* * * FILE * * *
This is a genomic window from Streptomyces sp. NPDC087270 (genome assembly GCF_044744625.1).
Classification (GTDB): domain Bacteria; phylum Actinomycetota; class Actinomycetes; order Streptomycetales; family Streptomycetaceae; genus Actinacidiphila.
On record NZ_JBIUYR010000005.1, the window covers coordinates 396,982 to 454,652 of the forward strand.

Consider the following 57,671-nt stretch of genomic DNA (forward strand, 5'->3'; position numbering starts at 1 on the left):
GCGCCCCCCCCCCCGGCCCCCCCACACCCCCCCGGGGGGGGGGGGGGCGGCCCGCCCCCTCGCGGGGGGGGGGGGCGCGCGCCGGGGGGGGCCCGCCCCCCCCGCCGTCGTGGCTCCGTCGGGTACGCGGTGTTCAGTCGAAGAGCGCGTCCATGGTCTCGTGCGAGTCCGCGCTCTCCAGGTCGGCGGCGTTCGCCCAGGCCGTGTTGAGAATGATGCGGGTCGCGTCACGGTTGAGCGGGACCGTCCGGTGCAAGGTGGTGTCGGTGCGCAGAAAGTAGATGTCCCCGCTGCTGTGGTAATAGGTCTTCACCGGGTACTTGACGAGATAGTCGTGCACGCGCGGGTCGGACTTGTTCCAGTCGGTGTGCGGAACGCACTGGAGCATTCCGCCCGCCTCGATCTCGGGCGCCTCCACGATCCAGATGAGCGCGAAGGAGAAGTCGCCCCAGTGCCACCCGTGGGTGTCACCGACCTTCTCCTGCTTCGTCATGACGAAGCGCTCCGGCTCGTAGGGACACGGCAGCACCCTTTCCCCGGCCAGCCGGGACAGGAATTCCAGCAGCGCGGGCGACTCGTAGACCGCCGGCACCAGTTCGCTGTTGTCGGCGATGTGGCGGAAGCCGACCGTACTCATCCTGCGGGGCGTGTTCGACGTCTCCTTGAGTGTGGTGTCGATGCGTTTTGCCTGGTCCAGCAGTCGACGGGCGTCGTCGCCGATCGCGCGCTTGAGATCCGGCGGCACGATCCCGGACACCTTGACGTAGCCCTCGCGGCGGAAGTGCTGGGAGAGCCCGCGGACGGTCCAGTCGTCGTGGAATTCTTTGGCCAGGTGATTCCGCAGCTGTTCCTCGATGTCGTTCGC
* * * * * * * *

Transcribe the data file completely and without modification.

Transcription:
This is a genomic window from Streptomyces sp. NPDC087270 (genome assembly GCF_044744625.1).
Classification (GTDB): domain Bacteria; phylum Actinomycetota; class Actinomycetes; order Streptomycetales; family Streptomycetaceae; genus Actinacidiphila.
On record NZ_JBIUYR010000005.1, the window covers coordinates 396,982 to 454,652 of the forward strand.

Consider the following 57,671-nt stretch of genomic DNA (forward strand, 5'->3'; position numbering starts at 1 on the left):
GCGCCCCCCCCCCCGGCCCCCCCACACCCCCCCGGGGGGGGGGGGGGCGGCCCGCCCCCTCGCGGGGGGGGGGGGCGCGCGCCGGGGGGGGCCCGCCCCCCCCGCCGTCGTGGCTCCGTCGGGTACGCGGTGTTCAGTCGAAGAGCGCGTCCATGGTCTCGTGCGAGTCCGCGCTCTCCAGGTCGGCGGCGTTCGCCCAGGCCGTGTTGAGAATGATGCGGGTCGCGTCACGGTTGAGCGGGACCGTCCGGTGCAAGGTGGTGTCGGTGCGCAGAAAGTAGATGTCCCCGCTGCTGTGGTAATAGGTCTTCACCGGGTACTTGACGAGATAGTCGTGCACGCGCGGGTCGGACTTGTTCCAGTCGGTGTGCGGAACGCACTGGAGCATTCCGCCCGCCTCGATCTCGGGCGCCTCCACGATCCAGATGAGCGCGAAGGAGAAGTCGCCCCAGTGCCACCCGTGGGTGTCACCGACCTTCTCCTGCTTCGTCATGACGAAGCGCTCCGGCTCGTAGGGACACGGCAGCACCCTTTCCCCGGCCAGCCGGGACAGGAATTCCAGCAGCGCGGGCGACTCGTAGACCGCCGGCACCAGTTCGCTGTTGTCGGCGATGTGGCGGAAGCCGACCGTACTCATCCTGCGGGGCGTGTTCGACGTCTCCTTGAGTGTGGTGTCGATGCGTTTTGCCTGGTCCAGCAGTCGACGGGCGTCGTCGCCGATCGCGCGCTTGAGATCCGGCGGCACGATCCCGGACACCTTGACGTAGCCCTCGCGGCGGAAGTGCTGGGAGAGCCCGCGGACGGTCCAGTCGTCGTGGAATTCTTTGGCCAGGTGATTCCGCAGCTGTTCCTCGATGTCGTTCGC